Megan Flaherty and Norah Murray
I have a fascination with the interconnectedness of the earth and the stories behind each plant, each animal. I have a similar fascination with how children learn and how their state of mind, their emotions, affect their learning. A long time educator, both inside the classroom and outside, I am continually questioning my role and how to best work with each child.
I believe that real learning occurs when it arises from authentic experiences that have meaning for the child. Children learn through various means and show their learning in various ways. Learning is a cooperative effort between the child and the teacher. My job as a teacher is to recognize the potential in each child and facilitate their learning process and guide them in taking ownership of their own learning.
In recent years I have become especially interested in understanding the special needs and abilities of visual spatial learners and how to guide them through the learning process. Taking time to work with the emotional elements of learning is critical, when children do not feel good about their ability to learn, little learning can take place. Building confidence and connection to their learning is crucial for children.
I feel that my work is to create and hold an environment of love, in all of its mess and beauty. Play is the container for this. In my 30 years of teaching, I have grown ever more devoted to the transformative power of play. As Vivian Paley says, “We call it play. But it forms the primary culture in the classroom.” Within that culture, children learn about themselves, others, and the world around them. In the midst of what can sometimes be harmonious, other times chaotic, but usually deeply satisfying, I find that children learn to relax and trust themselves.
Our day at school feel like a dance. My own background and training as an artist inform the creative work that we do. We spend our days building routines of creative expression, punctuated by rituals to mark seasonal and personal milestones. Together, we explore the beauty in things both ordinary and outrageous. Each child knows that they are free to develop their own ideas about what is beautiful, what it means to be generous or kind, merry or blue, funny or ridiculous.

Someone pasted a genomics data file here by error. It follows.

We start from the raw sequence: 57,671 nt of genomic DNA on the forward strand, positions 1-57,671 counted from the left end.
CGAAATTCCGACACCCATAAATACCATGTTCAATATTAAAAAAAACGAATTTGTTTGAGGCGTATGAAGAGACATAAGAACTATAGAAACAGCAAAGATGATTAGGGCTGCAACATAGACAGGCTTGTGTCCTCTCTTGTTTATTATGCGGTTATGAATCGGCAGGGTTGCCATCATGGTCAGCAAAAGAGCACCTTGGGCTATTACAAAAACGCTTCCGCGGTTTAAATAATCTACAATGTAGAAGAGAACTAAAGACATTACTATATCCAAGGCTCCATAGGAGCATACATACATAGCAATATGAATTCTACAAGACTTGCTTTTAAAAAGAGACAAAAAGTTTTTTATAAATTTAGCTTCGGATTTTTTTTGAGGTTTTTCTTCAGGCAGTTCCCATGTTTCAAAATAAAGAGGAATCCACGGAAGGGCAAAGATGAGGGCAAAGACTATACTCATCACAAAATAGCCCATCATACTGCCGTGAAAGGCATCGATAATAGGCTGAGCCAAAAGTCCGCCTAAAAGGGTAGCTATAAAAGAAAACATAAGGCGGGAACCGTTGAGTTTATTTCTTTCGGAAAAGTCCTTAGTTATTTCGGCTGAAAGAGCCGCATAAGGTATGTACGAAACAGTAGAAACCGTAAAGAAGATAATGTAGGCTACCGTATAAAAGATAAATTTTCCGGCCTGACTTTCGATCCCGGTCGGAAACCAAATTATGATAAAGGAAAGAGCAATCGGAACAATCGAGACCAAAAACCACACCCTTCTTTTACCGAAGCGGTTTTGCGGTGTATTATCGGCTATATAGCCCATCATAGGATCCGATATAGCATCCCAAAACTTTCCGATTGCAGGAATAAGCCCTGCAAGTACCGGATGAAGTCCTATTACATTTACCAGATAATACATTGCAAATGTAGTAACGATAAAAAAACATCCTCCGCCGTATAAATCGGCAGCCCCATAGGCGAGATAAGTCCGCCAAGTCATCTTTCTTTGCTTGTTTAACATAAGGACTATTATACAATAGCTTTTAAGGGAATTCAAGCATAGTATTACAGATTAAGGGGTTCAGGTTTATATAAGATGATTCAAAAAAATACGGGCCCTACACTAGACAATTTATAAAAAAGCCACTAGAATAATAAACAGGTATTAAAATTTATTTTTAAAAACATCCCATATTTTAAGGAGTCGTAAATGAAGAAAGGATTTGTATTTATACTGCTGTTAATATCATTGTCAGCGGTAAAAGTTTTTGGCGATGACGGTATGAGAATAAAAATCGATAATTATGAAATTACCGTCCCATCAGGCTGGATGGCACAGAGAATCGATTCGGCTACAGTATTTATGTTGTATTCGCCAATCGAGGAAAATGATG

Norah Murray has been teaching young children since 1988. Norah taught preschool and kindergarten at Alaya Preschool and kindergarten at Eastern Sun Academy, both in Boulder. She has a BFA with concentrations in printmaking and pottery. Because of Alaya Preschool’s connection with Naropa University she was lucky enough to take many Education classes there. Norah has taken workshops and trainings in contemplative education, social/emotional learning, giftedness, sensory processing, inquiry method, storytelling, and various art and crafts. Outside of school Norah enjoys painting, sewing, and making things.
Megan Flaherty has been teaching children in public and private schools for more than twenty years. She has a Master’s Degree from the University of Colorado in Elementary Education and a BA from Colby College in Human Development. She was a founding teacher at Running River School in Boulder. She has a background in outdoor education, she trained at the National Outdoor Leadership School, and was a trip leader for Longacre Farms and Expeditions for 10 summers. She developed the STEAM curriculum for Running River and has a particular interest in teaching math. Outside of school Megan enjoys spending time with her family and being in nature.
Ziji was founded in 2010 by Marti Holley and Norah Murray. Marti and Norah began practicing meditation at the beginning of their teaching journeys and saw that the two paths informed each other in a very unique way. They were inspired to bring their experiences into a manifestation that nurtures children, families and themselves. With help from a wonderful group of families Marti and Norah started Ziji in the Fall of 2010, and moved to the Jay Road location in 2011.